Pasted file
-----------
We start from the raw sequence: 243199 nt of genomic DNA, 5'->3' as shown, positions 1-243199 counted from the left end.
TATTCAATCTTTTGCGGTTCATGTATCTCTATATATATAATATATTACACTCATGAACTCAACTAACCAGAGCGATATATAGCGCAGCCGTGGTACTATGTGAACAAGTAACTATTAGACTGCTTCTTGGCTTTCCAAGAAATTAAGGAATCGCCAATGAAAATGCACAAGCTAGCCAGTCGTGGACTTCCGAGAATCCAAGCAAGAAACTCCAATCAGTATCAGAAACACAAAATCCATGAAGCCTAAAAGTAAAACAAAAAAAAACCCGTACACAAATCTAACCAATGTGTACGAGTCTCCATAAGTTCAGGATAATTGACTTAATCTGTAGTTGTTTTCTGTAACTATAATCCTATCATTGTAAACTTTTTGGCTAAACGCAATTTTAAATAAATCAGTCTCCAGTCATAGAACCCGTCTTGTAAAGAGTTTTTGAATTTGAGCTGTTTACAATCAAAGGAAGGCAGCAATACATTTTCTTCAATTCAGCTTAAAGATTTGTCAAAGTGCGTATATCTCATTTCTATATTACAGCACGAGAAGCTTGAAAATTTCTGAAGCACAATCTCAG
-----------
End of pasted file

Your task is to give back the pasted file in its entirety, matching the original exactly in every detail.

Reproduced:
We start from the raw sequence: 243199 nt of genomic DNA, 5'->3' as shown, positions 1-243199 counted from the left end.
TATTCAATCTTTTGCGGTTCATGTATCTCTATATATATAATATATTACACTCATGAACTCAACTAACCAGAGCGATATATAGCGCAGCCGTGGTACTATGTGAACAAGTAACTATTAGACTGCTTCTTGGCTTTCCAAGAAATTAAGGAATCGCCAATGAAAATGCACAAGCTAGCCAGTCGTGGACTTCCGAGAATCCAAGCAAGAAACTCCAATCAGTATCAGAAACACAAAATCCATGAAGCCTAAAAGTAAAACAAAAAAAAACCCGTACACAAATCTAACCAATGTGTACGAGTCTCCATAAGTTCAGGATAATTGACTTAATCTGTAGTTGTTTTCTGTAACTATAATCCTATCATTGTAAACTTTTTGGCTAAACGCAATTTTAAATAAATCAGTCTCCAGTCATAGAACCCGTCTTGTAAAGAGTTTTTGAATTTGAGCTGTTTACAATCAAAGGAAGGCAGCAATACATTTTCTTCAATTCAGCTTAAAGATTTGTCAAAGTGCGTATATCTCATTTCTATATTACAGCACGAGAAGCTTGAAAATTTCTGAAGCACAATCTCAG